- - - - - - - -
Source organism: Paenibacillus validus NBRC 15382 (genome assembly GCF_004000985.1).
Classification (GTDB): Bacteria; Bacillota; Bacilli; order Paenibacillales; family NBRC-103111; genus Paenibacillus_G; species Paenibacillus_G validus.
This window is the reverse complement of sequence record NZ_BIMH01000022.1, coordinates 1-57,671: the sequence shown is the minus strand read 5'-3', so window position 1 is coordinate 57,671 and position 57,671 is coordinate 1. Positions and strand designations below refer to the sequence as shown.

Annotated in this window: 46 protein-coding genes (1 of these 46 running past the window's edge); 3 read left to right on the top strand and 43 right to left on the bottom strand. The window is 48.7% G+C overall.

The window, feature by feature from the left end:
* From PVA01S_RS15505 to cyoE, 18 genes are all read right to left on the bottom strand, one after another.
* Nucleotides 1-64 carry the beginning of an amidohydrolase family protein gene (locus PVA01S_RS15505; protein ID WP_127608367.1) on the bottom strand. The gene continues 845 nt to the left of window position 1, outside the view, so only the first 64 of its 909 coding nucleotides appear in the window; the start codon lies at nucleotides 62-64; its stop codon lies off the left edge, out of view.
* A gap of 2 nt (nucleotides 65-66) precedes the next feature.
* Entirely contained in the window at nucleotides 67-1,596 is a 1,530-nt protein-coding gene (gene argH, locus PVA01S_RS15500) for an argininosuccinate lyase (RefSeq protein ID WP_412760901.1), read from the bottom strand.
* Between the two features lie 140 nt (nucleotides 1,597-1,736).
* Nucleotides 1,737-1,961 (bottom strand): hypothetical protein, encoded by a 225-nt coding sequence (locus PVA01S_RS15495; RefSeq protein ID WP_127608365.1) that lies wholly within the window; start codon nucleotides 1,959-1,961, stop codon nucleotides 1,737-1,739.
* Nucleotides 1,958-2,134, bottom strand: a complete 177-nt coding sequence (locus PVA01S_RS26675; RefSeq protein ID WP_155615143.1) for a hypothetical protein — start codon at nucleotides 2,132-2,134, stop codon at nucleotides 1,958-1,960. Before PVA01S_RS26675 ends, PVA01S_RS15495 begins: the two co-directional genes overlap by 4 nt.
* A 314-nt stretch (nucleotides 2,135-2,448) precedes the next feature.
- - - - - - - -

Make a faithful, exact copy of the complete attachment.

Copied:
Source organism: Paenibacillus validus NBRC 15382 (genome assembly GCF_004000985.1).
Classification (GTDB): Bacteria; Bacillota; Bacilli; order Paenibacillales; family NBRC-103111; genus Paenibacillus_G; species Paenibacillus_G validus.
This window is the reverse complement of sequence record NZ_BIMH01000022.1, coordinates 1-57,671: the sequence shown is the minus strand read 5'-3', so window position 1 is coordinate 57,671 and position 57,671 is coordinate 1. Positions and strand designations below refer to the sequence as shown.

Annotated in this window: 46 protein-coding genes (1 of these 46 running past the window's edge); 3 read left to right on the top strand and 43 right to left on the bottom strand. The window is 48.7% G+C overall.

The window, feature by feature from the left end:
* From PVA01S_RS15505 to cyoE, 18 genes are all read right to left on the bottom strand, one after another.
* Nucleotides 1-64 carry the beginning of an amidohydrolase family protein gene (locus PVA01S_RS15505; protein ID WP_127608367.1) on the bottom strand. The gene continues 845 nt to the left of window position 1, outside the view, so only the first 64 of its 909 coding nucleotides appear in the window; the start codon lies at nucleotides 62-64; its stop codon lies off the left edge, out of view.
* A gap of 2 nt (nucleotides 65-66) precedes the next feature.
* Entirely contained in the window at nucleotides 67-1,596 is a 1,530-nt protein-coding gene (gene argH, locus PVA01S_RS15500) for an argininosuccinate lyase (RefSeq protein ID WP_412760901.1), read from the bottom strand.
* Between the two features lie 140 nt (nucleotides 1,597-1,736).
* Nucleotides 1,737-1,961 (bottom strand): hypothetical protein, encoded by a 225-nt coding sequence (locus PVA01S_RS15495; RefSeq protein ID WP_127608365.1) that lies wholly within the window; start codon nucleotides 1,959-1,961, stop codon nucleotides 1,737-1,739.
* Nucleotides 1,958-2,134, bottom strand: a complete 177-nt coding sequence (locus PVA01S_RS26675; RefSeq protein ID WP_155615143.1) for a hypothetical protein — start codon at nucleotides 2,132-2,134, stop codon at nucleotides 1,958-1,960. Before PVA01S_RS26675 ends, PVA01S_RS15495 begins: the two co-directional genes overlap by 4 nt.
* A 314-nt stretch (nucleotides 2,135-2,448) precedes the next feature.